Three easy methods to end your telemarketing woes:
that don't involve violence, mind games, etc.
First, Find out if your state has a no-call list. Georgia, Oregon, Kentucky, Florida, Tennessee, Pennsylvania*, Kansas, Missouri **, and New York*** have them, and a few others (e.g. Texas) have been considering them in legislature for some time. This is the quickest, cheapest way to get rid of phone solicitors.
I'll use Georgia as an example: Once per quarter, telemarketing companies get a cd in from the Georgia Public Service Commission with a list of numbers not to call. They have to be very meticulous while importing this into their databases, because If they miss any numbers, they can be fined up to $20,000 for each entry they accidentally call. It's relatively cheap to be put on this list (between $5 and $10), and the registration lasts for two years in most cases.
More information is available at:
or 1-888-777-3406 (in Pennsylvania)
Second, There are a number of third-party organizations out there that will periodically compile lists of people who wish not to be called. These lists have very little legal backing, but are usually fairly effective. They tell the telemarketing companies "Hey, this number isn't interested in anything you have to sell... don't waste your time here". Many telemarketing companies subscribe to three or four of these. These can be found at:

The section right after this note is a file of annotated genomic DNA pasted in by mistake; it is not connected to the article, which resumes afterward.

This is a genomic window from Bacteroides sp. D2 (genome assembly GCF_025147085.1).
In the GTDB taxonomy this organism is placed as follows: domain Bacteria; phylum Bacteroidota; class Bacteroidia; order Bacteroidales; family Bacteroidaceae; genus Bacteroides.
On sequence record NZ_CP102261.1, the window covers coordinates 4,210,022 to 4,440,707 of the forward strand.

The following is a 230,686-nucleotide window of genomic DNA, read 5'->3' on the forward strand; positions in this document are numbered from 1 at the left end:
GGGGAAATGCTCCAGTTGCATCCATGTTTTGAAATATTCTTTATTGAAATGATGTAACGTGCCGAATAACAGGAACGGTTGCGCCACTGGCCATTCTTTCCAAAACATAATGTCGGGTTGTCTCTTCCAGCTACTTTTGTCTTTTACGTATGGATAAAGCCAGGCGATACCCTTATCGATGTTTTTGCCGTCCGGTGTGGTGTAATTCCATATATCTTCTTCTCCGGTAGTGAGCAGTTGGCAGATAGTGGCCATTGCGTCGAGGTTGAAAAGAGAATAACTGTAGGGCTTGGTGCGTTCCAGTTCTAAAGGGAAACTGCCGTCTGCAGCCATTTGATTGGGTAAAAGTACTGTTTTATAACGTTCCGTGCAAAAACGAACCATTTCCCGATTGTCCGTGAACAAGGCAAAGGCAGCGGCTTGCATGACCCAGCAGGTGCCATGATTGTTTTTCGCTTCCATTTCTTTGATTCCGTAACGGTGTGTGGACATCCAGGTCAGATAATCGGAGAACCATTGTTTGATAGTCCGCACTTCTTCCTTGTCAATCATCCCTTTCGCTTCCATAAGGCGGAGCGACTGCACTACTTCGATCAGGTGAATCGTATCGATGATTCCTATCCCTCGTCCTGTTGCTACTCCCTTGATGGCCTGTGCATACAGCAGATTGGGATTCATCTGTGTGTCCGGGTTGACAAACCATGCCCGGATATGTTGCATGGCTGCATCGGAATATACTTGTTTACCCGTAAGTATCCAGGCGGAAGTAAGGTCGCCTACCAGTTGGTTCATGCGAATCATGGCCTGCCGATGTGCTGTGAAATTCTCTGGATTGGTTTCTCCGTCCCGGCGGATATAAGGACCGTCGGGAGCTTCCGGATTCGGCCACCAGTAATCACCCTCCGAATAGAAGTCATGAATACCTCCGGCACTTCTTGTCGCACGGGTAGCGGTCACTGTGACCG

1-800-CUT-JUNK. (in Canada)
The last thing you can do is to ask them to remove you from their list. The Federal Trade Commission is fairly strict about enforcing this, and has been known to fine offenders up to $500 per incident. Most telemarketing companies have insurance against such fines, but the insurance requires that all calls be recorded and stored for no less than 7 years. If there's a disagreement concerning whether or not you asked to be removed from the list, chances are good that your conversation is on record...
If they're still pushy after you've asked to be removed from their list, they are in the wrong. Either hang up and report them to the FTC, or play whatever mind games you wish. Keep in mind, though, that contrary to public opinion, these folks can hang up. Usually, it's only the newbies who are overly pushy, but they tend to learn pretty quickly not to waste dialer time.
- thanks to dmk
for the Pennsylvania information.
- thanks to koreykruse
for the Kansas and Missouri information
- thanks to Pint
for the New York information
See also National Do Not Call Registry
- Thanks to jrn
for the link.